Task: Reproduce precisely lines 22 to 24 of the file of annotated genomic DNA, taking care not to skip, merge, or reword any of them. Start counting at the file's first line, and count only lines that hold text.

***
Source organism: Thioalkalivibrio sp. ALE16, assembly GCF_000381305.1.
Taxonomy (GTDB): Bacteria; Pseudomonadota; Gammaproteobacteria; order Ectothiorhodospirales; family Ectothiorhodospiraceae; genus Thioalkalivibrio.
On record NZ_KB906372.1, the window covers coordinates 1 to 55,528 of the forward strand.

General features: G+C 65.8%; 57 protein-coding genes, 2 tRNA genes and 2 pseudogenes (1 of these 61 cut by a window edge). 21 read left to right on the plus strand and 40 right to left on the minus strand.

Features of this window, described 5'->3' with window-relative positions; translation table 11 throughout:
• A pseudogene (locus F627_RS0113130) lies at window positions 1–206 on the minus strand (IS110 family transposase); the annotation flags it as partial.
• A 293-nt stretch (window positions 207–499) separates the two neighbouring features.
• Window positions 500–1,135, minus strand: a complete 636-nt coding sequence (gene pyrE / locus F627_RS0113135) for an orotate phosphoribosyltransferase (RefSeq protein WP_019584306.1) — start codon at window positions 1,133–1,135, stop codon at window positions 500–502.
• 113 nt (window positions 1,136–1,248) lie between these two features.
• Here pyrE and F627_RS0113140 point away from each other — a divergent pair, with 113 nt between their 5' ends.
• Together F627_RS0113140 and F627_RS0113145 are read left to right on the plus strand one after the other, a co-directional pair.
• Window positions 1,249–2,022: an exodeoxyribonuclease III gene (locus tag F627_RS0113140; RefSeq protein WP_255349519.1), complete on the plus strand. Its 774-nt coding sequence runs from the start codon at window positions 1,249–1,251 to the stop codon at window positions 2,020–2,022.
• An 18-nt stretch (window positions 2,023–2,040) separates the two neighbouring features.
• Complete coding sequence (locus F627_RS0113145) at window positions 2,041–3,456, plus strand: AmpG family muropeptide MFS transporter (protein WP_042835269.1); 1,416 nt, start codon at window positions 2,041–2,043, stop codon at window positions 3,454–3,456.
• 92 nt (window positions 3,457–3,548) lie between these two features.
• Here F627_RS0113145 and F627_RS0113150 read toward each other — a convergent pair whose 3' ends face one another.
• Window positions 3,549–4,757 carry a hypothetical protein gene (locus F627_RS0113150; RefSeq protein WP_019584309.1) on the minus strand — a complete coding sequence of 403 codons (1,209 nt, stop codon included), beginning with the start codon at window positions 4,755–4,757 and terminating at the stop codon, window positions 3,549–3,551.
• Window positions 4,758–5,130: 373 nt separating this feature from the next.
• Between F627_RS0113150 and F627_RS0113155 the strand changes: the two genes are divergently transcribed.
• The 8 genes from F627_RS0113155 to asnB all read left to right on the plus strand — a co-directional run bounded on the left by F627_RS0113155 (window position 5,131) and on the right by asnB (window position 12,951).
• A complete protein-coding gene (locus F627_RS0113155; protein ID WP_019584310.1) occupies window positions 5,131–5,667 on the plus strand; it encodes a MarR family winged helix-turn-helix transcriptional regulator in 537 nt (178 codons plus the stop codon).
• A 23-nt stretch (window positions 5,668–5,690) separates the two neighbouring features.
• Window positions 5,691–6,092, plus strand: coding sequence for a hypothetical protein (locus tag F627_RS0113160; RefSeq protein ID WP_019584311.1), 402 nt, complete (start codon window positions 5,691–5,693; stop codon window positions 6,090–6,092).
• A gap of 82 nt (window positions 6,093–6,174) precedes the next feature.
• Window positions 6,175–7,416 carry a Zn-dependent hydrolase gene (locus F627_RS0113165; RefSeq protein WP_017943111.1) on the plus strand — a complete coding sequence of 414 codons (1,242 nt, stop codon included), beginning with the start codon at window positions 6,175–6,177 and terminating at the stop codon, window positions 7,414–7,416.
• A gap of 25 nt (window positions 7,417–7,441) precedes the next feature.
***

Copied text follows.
• A 23-nt stretch (window positions 5,668–5,690) separates the two neighbouring features.
• Window positions 5,691–6,092, plus strand: coding sequence for a hypothetical protein (locus tag F627_RS0113160; RefSeq protein ID WP_019584311.1), 402 nt, complete (start codon window positions 5,691–5,693; stop codon window positions 6,090–6,092).
• A gap of 82 nt (window positions 6,093–6,174) precedes the next feature.